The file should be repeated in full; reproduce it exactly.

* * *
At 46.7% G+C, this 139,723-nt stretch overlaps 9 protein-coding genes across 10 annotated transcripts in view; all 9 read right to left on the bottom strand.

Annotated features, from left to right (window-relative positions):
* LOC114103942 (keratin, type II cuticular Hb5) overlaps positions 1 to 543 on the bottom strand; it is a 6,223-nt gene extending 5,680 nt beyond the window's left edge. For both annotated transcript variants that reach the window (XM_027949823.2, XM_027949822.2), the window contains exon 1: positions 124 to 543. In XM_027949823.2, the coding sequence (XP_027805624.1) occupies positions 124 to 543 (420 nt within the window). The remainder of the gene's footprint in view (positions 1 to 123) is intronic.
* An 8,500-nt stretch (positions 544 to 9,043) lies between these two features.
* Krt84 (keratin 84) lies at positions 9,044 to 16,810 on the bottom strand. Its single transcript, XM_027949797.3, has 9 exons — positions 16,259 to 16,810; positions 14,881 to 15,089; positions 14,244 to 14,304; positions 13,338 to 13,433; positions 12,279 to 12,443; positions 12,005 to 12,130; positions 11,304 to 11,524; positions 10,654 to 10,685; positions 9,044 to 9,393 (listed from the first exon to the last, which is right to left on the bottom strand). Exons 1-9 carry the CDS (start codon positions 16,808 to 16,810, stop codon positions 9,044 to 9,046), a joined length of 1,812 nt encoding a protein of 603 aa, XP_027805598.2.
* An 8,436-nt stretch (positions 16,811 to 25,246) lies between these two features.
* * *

At 46.7% G+C, this 139,723-nt stretch overlaps 9 protein-coding genes across 10 annotated transcripts in view; all 9 read right to left on the bottom strand.

Annotated features, from left to right (window-relative positions):
* LOC114103942 (keratin, type II cuticular Hb5) overlaps positions 1 to 543 on the bottom strand; it is a 6,223-nt gene extending 5,680 nt beyond the window's left edge. For both annotated transcript variants that reach the window (XM_027949823.2, XM_027949822.2), the window contains exon 1: positions 124 to 543. In XM_027949823.2, the coding sequence (XP_027805624.1) occupies positions 124 to 543 (420 nt within the window). The remainder of the gene's footprint in view (positions 1 to 123) is intronic.
* An 8,500-nt stretch (positions 544 to 9,043) lies between these two features.
* Krt84 (keratin 84) lies at positions 9,044 to 16,810 on the bottom strand. Its single transcript, XM_027949797.3, has 9 exons — positions 16,259 to 16,810; positions 14,881 to 15,089; positions 14,244 to 14,304; positions 13,338 to 13,433; positions 12,279 to 12,443; positions 12,005 to 12,130; positions 11,304 to 11,524; positions 10,654 to 10,685; positions 9,044 to 9,393 (listed from the first exon to the last, which is right to left on the bottom strand). Exons 1-9 carry the CDS (start codon positions 16,808 to 16,810, stop codon positions 9,044 to 9,046), a joined length of 1,812 nt encoding a protein of 603 aa, XP_027805598.2.
* An 8,436-nt stretch (positions 16,811 to 25,246) lies between these two features.